2. Meg Bernstein

    Amazing looking herb, for sure.

  3. bev

    Wow, amazing pictures! Many thanks for that and the education.

  4. Linda Cobb

    I live in South Carolina and we have poke weed as a weed. When I was in England, they were growing it as a specimen plant loving all the berries. I was stunned when I saw it, but I must agree that it is an interesting plant.

  5. Annie Morgan

    I’ve managed to spend half an hour just following the links around – fascinating plant.

  6. Trish Murphy

    Wow! Phytolacca is a genus that doesn’t take no for an answer.

  7. Carol Ross

    It’s hard enough to dig out the tenacious and extensive pokeweed roots from my garden as it is. I’m glad they don’t get as big as that one. I love this site, it’s my daily treat. Thanks so much.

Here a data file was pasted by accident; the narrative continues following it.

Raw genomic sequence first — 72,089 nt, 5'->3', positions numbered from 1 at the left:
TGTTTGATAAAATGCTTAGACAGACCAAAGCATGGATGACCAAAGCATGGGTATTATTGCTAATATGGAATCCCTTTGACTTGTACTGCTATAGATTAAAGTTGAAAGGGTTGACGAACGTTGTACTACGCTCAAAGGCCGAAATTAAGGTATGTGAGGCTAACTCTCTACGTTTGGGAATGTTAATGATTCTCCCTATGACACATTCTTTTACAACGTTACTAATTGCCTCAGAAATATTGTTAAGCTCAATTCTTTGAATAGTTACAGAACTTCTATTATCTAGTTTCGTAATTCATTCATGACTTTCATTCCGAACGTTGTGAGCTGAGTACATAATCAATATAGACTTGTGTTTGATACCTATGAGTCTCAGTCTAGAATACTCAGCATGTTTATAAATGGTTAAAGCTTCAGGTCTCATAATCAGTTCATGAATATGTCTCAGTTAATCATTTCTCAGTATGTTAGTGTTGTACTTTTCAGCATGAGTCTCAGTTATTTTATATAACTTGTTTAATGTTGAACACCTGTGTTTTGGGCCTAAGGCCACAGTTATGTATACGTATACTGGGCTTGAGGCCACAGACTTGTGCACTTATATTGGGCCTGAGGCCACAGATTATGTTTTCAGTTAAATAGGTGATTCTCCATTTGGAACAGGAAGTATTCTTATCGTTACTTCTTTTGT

8. Eric in SF

    That trunk sure looked woody. Does this plant compete with Musa as the world’s largest herb?

  9. Edith

    When I was little I used to climb an ombú with my book to read up in the branches. Wish I could replace my invading pokeweeds with a climbable ombú!

  10. Lorax

    Ensete actually wins out as the world’s largest herb – they’ve been recorded at 80′ tall, and biomass for biomass, you can’t beat ’em.
    What an astounding pokeweed! It makes me happy that I’ve only got to deal with P. peruviana here in Ecuador.

  11. Susan Gustavson

    I saw a number of these Ombu in the parks in Buenos Aires. Huge ‘trees’, looked kind of like rubber plants. A local said the wood isn’t of any use, now I see why–it isn’t a tree! I really enjoy your site.

  12. Jenn

    Pokeweed’s a pest, but it is beautiful
    The sculptural lines of that trunk are amazing.